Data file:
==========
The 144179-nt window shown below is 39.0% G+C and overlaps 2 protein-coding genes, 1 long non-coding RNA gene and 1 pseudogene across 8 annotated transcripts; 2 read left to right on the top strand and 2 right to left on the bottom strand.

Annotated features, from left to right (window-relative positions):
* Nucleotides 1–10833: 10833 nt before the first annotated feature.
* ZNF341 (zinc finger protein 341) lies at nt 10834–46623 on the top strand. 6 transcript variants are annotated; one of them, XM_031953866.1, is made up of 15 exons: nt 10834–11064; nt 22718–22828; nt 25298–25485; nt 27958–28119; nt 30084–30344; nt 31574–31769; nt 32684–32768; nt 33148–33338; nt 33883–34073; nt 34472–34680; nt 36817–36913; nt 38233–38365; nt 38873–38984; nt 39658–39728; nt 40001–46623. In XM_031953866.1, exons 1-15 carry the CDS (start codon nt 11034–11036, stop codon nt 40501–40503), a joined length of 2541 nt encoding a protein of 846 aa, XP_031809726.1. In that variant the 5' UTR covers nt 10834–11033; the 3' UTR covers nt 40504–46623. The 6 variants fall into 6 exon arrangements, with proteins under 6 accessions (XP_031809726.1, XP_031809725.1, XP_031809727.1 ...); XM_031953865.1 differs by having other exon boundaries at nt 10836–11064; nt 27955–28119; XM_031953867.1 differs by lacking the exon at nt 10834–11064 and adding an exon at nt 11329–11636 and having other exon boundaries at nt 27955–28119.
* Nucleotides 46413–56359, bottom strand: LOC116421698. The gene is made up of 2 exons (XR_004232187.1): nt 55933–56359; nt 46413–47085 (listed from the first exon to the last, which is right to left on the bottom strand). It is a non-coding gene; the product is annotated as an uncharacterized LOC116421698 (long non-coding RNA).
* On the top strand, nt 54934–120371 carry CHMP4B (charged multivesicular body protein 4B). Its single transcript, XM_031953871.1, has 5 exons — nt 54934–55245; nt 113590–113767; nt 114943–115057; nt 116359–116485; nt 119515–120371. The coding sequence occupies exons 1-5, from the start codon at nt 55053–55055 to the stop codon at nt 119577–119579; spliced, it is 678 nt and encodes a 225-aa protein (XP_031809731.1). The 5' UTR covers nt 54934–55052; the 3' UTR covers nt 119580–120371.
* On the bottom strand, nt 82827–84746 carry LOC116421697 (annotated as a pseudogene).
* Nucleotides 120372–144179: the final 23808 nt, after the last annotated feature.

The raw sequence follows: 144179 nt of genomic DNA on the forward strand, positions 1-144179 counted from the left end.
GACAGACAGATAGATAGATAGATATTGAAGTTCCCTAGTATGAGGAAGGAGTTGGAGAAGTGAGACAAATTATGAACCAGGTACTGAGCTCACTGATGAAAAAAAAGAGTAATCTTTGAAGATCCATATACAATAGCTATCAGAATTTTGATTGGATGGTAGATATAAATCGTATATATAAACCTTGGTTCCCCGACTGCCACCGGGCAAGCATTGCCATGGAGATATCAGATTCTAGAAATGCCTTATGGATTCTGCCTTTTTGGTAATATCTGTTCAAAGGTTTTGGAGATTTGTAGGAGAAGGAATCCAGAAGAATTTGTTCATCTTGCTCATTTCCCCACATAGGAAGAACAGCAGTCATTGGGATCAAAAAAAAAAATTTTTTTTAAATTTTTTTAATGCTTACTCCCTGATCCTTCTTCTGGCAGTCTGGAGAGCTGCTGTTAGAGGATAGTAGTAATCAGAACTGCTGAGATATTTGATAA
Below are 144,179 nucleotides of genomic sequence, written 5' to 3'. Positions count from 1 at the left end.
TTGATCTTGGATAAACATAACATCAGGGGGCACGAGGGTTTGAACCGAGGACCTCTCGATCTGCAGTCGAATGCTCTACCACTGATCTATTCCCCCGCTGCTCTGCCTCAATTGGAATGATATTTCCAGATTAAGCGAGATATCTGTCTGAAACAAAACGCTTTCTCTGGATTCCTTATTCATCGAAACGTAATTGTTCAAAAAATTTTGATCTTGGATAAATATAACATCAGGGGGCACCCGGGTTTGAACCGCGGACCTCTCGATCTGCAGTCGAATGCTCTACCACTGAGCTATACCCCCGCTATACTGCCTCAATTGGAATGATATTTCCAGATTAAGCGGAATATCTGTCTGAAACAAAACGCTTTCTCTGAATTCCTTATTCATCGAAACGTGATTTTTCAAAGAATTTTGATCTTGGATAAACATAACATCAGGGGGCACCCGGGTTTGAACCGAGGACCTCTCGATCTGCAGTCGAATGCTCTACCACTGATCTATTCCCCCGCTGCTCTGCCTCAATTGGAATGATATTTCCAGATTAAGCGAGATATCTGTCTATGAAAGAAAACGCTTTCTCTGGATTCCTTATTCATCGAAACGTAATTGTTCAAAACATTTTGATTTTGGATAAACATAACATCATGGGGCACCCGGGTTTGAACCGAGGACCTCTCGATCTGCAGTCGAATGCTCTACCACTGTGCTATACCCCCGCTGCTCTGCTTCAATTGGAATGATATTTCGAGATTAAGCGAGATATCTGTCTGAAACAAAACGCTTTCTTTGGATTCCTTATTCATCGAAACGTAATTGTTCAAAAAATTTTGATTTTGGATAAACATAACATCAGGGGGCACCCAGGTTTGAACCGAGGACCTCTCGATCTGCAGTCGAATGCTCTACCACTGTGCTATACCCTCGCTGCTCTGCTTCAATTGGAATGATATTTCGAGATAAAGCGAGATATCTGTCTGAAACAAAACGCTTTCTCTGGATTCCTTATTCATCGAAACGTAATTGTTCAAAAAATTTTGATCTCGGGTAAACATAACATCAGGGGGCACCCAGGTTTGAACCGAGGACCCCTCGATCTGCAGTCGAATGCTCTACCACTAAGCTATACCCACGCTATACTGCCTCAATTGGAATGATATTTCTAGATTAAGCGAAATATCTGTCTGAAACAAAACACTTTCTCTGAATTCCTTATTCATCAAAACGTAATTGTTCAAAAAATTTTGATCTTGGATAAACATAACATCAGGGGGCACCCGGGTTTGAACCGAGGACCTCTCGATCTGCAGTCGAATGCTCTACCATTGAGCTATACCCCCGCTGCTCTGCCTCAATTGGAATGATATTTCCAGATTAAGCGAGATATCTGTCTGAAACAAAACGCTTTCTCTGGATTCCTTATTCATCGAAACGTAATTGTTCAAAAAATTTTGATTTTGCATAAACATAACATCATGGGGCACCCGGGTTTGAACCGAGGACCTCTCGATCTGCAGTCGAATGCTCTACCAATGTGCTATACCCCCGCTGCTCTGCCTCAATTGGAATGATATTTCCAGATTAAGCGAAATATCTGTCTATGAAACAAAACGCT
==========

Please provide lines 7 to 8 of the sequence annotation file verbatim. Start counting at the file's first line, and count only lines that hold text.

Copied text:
* On the bottom strand, nt 82827–84746 carry LOC116421697 (annotated as a pseudogene).
* Nucleotides 120372–144179: the final 23808 nt, after the last annotated feature.